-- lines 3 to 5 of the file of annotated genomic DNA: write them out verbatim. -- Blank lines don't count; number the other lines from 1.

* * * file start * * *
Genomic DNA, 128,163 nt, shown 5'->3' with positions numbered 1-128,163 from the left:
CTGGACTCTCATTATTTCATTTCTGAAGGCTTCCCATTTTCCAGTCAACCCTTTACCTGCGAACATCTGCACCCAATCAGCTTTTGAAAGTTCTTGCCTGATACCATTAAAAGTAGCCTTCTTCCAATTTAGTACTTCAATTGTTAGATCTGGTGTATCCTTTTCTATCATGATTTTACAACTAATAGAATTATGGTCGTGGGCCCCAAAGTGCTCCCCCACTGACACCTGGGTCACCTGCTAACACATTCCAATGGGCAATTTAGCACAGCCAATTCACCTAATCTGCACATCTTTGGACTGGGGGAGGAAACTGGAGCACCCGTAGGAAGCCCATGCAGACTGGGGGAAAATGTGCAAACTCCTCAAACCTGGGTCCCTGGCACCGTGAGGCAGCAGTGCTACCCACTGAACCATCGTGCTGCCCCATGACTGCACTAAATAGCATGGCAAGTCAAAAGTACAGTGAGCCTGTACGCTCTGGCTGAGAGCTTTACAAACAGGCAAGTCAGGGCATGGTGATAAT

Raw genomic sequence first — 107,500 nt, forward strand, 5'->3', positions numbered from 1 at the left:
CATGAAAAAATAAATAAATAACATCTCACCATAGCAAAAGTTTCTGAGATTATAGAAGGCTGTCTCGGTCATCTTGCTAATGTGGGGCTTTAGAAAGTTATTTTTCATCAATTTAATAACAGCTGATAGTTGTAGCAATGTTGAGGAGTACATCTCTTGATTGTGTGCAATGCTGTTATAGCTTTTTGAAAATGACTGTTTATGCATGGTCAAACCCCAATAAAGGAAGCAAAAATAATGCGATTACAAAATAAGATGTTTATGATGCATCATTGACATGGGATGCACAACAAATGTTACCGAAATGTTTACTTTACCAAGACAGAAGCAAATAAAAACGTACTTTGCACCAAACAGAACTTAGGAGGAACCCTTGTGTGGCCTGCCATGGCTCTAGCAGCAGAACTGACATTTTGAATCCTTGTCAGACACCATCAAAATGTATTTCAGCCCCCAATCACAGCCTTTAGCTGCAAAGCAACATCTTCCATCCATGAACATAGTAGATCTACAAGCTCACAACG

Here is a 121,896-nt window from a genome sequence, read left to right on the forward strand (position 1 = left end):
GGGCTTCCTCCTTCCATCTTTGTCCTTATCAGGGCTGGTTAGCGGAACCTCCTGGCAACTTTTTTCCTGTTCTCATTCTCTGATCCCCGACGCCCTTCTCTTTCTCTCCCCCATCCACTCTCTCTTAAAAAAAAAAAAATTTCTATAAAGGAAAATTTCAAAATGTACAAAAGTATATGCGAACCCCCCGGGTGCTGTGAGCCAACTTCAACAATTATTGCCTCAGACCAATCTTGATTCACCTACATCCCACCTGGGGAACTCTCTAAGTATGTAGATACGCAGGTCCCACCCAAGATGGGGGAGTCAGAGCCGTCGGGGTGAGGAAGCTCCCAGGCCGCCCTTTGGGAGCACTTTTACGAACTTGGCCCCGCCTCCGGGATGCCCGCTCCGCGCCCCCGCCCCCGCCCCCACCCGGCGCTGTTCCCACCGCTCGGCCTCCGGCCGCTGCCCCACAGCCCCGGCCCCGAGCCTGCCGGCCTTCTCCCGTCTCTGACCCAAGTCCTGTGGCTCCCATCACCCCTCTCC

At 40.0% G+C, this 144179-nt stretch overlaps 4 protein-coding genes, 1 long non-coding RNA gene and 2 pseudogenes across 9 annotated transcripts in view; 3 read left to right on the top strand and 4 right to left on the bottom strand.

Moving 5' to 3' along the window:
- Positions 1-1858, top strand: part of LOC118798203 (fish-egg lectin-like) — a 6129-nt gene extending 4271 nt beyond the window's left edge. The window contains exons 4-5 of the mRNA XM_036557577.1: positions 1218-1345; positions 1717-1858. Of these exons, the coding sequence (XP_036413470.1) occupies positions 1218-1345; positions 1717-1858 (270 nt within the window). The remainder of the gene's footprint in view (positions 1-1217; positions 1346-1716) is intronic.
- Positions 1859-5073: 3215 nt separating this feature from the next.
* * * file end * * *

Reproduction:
Raw genomic sequence first — 107,500 nt, forward strand, 5'->3', positions numbered from 1 at the left:
CATGAAAAAATAAATAAATAACATCTCACCATAGCAAAAGTTTCTGAGATTATAGAAGGCTGTCTCGGTCATCTTGCTAATGTGGGGCTTTAGAAAGTTATTTTTCATCAATTTAATAACAGCTGATAGTTGTAGCAATGTTGAGGAGTACATCTCTTGATTGTGTGCAATGCTGTTATAGCTTTTTGAAAATGACTGTTTATGCATGGTCAAACCCCAATAAAGGAAGCAAAAATAATGCGATTACAAAATAAGATGTTTATGATGCATCATTGACATGGGATGCACAACAAATGTTACCGAAATGTTTACTTTACCAAGACAGAAGCAAATAAAAACGTACTTTGCACCAAACAGAACTTAGGAGGAACCCTTGTGTGGCCTGCCATGGCTCTAGCAGCAGAACTGACATTTTGAATCCTTGTCAGACACCATCAAAATGTATTTCAGCCCCCAATCACAGCCTTTAGCTGCAAAGCAACATCTTCCATCCATGAACATAGTAGATCTACAAGCTCACAACG

Here is a 121,896-nt window from a genome sequence, read left to right on the forward strand (position 1 = left end):